(AP) People attend to stampede victims at a temple in Jodhpur, India, Tuesday, Sept. 30, 2008. At least...
Full Image
Television footage from Jodhpur showed dozens of bodies lying on the sidewalk, while nearby frantic people tried to revive unconscious devotees, slapping their faces and pressing on their chests.

Others dragged people by their arms and legs, running down a ramp that leads to the temple inside the massive 15th century Mehrangarh fort that overlooks the town.

One child sat on the ground next to the body of a woman, rubbing her forehead and crying "mother, mother."

"Several people fell down as the floor became slippery with thousands of devotees breaking coconuts for offering at the temple," said Ramesh Vyas, a witness.

The injured have been admitted to half a dozen hospitals in Jodhpur.

Thousands had gathered at the temple at dawn Tuesday to mark the first day of Navratra, a nine-day Hindu festival to honor the Mother Goddess.

Jodhpur is some 180 miles (290 kilometers) southwest of the Rajasthan state capital of Jaipur.

The Mehrangarh fort is one of the town's biggest tourist attractions with its huge walls, ornate interiors and views overlooking Jodhpur's "blue city."

Deadly stampedes are a relatively common occurrence at temples in India, where large crowds - sometimes hundreds of thousands of people - congregate in small areas lacking facilities to control big gatherings.

In August, 145 people were killed when rumors of an avalanche sparked a stampede at a hilltop temple in northern India.

Monday, September 29, 2008

Sri Lanka troops 'near victory'

By Roland Buerk
BBC News, Colombo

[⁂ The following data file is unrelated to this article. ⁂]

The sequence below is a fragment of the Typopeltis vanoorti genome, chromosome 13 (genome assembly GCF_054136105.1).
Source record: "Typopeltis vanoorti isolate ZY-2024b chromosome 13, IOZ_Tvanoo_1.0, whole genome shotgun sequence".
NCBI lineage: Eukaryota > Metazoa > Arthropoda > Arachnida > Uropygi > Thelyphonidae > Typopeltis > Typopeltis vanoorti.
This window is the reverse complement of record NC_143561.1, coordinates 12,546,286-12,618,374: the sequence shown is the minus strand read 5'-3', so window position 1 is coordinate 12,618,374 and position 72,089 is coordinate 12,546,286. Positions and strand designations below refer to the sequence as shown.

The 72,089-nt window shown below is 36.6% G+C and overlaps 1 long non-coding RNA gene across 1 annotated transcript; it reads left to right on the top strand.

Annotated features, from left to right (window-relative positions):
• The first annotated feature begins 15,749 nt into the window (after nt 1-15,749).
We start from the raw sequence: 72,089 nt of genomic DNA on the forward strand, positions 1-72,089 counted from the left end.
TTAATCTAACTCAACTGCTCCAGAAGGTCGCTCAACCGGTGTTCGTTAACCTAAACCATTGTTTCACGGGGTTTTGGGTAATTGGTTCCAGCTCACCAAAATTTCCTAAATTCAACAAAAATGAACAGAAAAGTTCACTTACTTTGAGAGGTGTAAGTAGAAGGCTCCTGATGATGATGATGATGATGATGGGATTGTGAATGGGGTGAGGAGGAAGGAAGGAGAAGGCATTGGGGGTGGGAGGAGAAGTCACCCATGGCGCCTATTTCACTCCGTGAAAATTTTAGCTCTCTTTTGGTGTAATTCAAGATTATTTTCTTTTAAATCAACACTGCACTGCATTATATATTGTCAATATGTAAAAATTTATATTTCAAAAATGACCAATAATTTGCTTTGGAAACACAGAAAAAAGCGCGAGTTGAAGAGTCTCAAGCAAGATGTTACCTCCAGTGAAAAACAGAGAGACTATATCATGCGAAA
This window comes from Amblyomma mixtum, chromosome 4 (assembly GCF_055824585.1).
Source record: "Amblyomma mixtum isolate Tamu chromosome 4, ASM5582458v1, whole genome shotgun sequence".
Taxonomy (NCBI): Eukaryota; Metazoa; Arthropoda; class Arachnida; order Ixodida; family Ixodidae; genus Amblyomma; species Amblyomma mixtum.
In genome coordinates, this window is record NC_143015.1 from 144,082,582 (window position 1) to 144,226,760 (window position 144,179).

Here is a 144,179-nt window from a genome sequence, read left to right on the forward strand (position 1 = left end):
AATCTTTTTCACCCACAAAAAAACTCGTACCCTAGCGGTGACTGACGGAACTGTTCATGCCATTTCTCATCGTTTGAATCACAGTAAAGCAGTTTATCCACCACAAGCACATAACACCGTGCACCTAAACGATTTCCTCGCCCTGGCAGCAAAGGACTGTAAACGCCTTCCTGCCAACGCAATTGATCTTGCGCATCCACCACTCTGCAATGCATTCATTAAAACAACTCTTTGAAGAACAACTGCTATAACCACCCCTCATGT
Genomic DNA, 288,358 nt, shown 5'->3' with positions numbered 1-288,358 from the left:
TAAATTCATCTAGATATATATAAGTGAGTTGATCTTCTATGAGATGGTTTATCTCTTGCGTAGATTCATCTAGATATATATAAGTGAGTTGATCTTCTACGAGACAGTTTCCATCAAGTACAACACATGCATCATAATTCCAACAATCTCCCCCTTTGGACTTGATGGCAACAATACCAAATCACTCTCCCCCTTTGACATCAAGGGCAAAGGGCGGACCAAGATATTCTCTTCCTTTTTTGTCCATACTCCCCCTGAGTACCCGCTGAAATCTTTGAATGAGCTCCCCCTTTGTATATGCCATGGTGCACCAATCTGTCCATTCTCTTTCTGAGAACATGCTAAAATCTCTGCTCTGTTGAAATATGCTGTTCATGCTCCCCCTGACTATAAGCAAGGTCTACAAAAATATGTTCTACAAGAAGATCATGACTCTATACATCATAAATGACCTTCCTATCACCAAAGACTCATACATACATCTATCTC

Sri Lankan soldier
Civilians have fled as government troops have attacked the Tamil Tigers

Sri Lanka's powerful Defence Secretary Gotabhaya Rajapaksa has said the government is on the verge of victory in the war against Tamil Tiger rebels.

"In all fronts we are very superior, on the ground, the sea and air," said Mr Rajapaksa in an interview with the BBC.

"Our numbers are very much greater than theirs, our firepower is much greater. We are very confident we can win and we want to finish this very soon."

About 70,000 people have been killed in one of South Asia's longest wars.

After a ceasefire fighting resumed in earnest in mid-2006 and Sri Lanka's military ejected the Tigers from the East.

Attention then turned to territory controlled in the north by the rebels, who want a separate state for the ethnic Tamil minority.


In recent months troops have advanced rapidly, and Mr Rajapaksa, who is the brother of Sri Lanka's President Mahinda Rajapaksa, said they are now 4.5km (2.8 miles) from the rebel stronghold of Kilinochchi.

The Tigers administer areas under their control from the town.

The government bars most journalists from areas where the fighting is taking place and the military's accounts cannot be independently verified.

Civilians have fled their homes ahead of the military's advance, moving further into the diminishing area still held by the Tigers.

Aid agencies estimate 200,000-230,000 displaced people are in Kilinochchi and Mullaitivu districts.

'Indirect fire'

Earlier this month humanitarian workers from the United Nations and other aid agencies left Kilinochchi.

The government ordered them out saying their safety could not be guaranteed.

"Now we are very close to Kilinochchi and we don't want these organisations to get unnecessarily involved in the crossfire, to get hurt with indirect fire," the defence secretary said.

Gotabhaya Rajapaksa  (left) and his brother President Rajapaksa
The Rajapaksa brothers think the war is going their way

Mr Rajapaksa also defended tight security in Colombo saying it was intended to curb bombings which have been blamed on the Tigers.

Tamils have complained of harassment, frequent searches and arbitrary detention.

All those who had arrived in the city and surrounding towns in the last five years from the five war torn northern districts, overwhelmingly Tamils, were ordered to register with the police last weekend.

"There is a threat. We have to take precautions to safeguard the innocent people of this country," Mr Rajapaksa said.

"We know all Tamil people are not terrorists, that is true, but almost all terrorists are Tamil, 98 percent of the terrorists are Tamil.

"When you do operations of course, the Tamil community will get targeted. But this is not because the government and the security forces want to harass Tamils. It is because of the Tamil Tigers that this is happening."

US bans key Indian drug imports

Chief executive officer of Ranbaxy Malvinder Mohan Singh